County resolution challenges 'Dark Store' tax loopholes

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HUDSON—St. Croix County officials are urging Wisconsin lawmakers to overturn property tax policies they say benefit big-box retailers at the expense of small businesses and homeowners.

Wisconsin is the latest state to see a spike in lawsuits filed by corporate retailers like Lowe's and Walgreens seeking lower property value assessments.

County Supervisor Roy Sjoberg, who chairs the board's administration committee, said the lawsuits result in property tax loopholes that shift a bulk of communities' tax burdens from larger stores to property owners and "mom-and-pop" businesses.

The League of Wisconsin Municipalities estimates the average Hudson household could see an annual tax increase of $374-- about 9 percent-- without state intervention.

Committee members unanimously voted to recommend a resolution to the full county board calling on Gov. Scott Walker and Wisconsin state legislators to to overturn a 2008 Wisconsin Supreme Court ruling, now dubbed the "Walgreens decision."

The board approved the recommendation 14-2 at the Tuesday, May 2 meeting.

The Walgreens decision refers to a 2008 case in which the company successfully argued against the city of Madison that property value assessments for properties leased above market rate should be based off of market rent.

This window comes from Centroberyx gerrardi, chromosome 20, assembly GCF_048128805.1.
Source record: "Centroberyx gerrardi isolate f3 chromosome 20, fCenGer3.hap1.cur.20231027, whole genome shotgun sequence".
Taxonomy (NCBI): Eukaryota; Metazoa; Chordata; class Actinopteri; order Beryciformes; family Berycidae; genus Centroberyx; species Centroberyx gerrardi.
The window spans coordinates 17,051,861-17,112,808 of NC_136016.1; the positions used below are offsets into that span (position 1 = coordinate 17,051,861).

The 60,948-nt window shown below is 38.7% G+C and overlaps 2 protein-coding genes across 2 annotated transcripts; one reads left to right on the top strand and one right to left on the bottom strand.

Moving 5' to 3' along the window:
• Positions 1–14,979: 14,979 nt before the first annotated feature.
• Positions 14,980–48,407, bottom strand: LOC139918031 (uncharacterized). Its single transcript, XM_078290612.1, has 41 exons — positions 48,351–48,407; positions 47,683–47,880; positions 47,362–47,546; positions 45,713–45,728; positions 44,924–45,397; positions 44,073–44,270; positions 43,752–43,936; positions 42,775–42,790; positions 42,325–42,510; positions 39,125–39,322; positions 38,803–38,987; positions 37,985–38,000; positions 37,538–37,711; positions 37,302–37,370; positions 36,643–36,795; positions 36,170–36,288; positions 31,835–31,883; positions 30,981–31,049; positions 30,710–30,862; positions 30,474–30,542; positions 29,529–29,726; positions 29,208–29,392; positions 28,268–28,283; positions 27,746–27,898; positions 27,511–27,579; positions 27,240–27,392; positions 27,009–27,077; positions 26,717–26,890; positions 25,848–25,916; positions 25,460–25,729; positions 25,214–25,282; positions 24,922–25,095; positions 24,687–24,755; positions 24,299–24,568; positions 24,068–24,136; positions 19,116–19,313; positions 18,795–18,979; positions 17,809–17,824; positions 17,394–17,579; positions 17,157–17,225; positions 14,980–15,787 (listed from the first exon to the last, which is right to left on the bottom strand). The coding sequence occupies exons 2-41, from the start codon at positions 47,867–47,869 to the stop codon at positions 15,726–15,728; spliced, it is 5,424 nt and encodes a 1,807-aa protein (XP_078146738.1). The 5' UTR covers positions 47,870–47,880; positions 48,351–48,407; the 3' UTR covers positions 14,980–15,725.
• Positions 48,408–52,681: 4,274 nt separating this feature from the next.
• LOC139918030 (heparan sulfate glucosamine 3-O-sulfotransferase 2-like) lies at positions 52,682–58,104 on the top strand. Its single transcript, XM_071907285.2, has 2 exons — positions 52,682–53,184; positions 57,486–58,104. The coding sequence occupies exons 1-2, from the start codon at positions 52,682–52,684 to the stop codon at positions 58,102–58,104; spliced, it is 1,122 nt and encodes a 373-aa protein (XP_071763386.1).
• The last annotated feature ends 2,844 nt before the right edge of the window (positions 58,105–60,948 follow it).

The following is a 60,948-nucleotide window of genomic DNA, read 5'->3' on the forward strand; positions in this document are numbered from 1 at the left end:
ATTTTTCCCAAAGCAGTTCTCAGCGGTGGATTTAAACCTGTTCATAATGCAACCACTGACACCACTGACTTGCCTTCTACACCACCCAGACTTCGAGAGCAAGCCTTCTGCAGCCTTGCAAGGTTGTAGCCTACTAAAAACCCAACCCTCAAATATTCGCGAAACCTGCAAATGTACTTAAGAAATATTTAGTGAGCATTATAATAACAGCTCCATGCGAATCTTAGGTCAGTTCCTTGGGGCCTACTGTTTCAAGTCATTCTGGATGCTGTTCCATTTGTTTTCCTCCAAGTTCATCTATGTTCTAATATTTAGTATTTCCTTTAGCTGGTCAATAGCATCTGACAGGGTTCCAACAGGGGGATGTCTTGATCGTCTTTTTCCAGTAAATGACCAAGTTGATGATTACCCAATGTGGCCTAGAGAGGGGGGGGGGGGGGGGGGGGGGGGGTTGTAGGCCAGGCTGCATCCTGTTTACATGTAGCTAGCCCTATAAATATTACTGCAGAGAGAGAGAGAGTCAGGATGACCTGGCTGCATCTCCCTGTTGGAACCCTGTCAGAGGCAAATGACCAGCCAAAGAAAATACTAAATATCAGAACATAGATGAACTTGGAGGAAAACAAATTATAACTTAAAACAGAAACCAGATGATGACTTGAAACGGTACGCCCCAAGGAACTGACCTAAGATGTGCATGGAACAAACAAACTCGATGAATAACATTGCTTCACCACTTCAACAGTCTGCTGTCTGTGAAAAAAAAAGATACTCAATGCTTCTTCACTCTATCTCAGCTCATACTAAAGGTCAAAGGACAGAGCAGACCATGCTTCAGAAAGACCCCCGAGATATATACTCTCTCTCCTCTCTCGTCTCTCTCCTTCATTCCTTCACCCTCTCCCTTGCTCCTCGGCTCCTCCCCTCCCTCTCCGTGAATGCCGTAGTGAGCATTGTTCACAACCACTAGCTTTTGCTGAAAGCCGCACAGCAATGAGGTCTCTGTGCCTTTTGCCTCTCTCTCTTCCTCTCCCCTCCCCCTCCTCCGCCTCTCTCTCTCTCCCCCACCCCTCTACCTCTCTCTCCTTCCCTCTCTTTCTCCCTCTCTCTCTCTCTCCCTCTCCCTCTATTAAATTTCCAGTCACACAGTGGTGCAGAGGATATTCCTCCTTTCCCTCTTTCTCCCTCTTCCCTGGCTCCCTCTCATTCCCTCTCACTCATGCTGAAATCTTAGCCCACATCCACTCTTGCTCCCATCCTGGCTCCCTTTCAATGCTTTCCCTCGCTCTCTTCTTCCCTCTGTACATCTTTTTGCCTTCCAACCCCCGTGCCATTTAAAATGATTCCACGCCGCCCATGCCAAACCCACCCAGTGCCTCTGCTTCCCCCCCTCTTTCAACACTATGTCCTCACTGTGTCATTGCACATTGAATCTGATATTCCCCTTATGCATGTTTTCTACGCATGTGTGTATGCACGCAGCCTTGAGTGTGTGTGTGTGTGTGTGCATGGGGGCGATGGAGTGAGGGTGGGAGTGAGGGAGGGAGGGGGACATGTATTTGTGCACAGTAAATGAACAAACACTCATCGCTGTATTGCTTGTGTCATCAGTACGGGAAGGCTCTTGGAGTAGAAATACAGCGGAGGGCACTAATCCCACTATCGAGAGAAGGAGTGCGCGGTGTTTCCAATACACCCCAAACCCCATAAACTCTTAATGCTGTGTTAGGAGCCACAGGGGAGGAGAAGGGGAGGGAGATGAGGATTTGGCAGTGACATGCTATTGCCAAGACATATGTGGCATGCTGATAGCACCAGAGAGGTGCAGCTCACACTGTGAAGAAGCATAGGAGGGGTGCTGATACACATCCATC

LWM says the ruling has allowed the company to seek tax-related property assessments that are nearly half the market price.

"What this is going to do is put a stoppage to the game where an operating large-box store can say, 'we're only worth as much as we would be when we're empty,'" said Sjoberg. "They've been successful through a court case, and they want to replicate this."

A LWM document attached to the recommendation describes a second "loophole" companies employ using the "Dark Store Theory."

Companies allege that assessors should base the value of their buildings off the value of vacant buildings of a similar size.

In one example LWC provided, the city of Wauwatosa, Wisc., assessed a Lowe's store property value at $13.6 million. Although city assessors believe the market value was closer to $17.7, Lowe's argued that the value is about $7 million.

Lowe's said the price should be based on the values of vacant stores of similar sizes in the market.

"What has happened here is that a number of stores, Walgreens is one of them, will build a new store and then abandon the old one," Sjoberg said. "... They're able to ignore, through a couple bad court decisions, the operating revenue that's coming in."

The resolution outlined two specific clarifications the county would like to see in Wisconsin legislation:

• Factor leases into the tax-related valuation of leased properties

• Assessors will base valuation on sales in the same market segment with a "similar highest and best use" instead of vacant properties of similar sizes.

Agnes Ring, who represents District 2, was the sole county supervisor to voice opposition to the resolution.

She said that although she supports the concept, she is not yet comfortable with the language.

"It's like saying to our households, 'if you make more money, we get to charge you more property taxes,'" she said.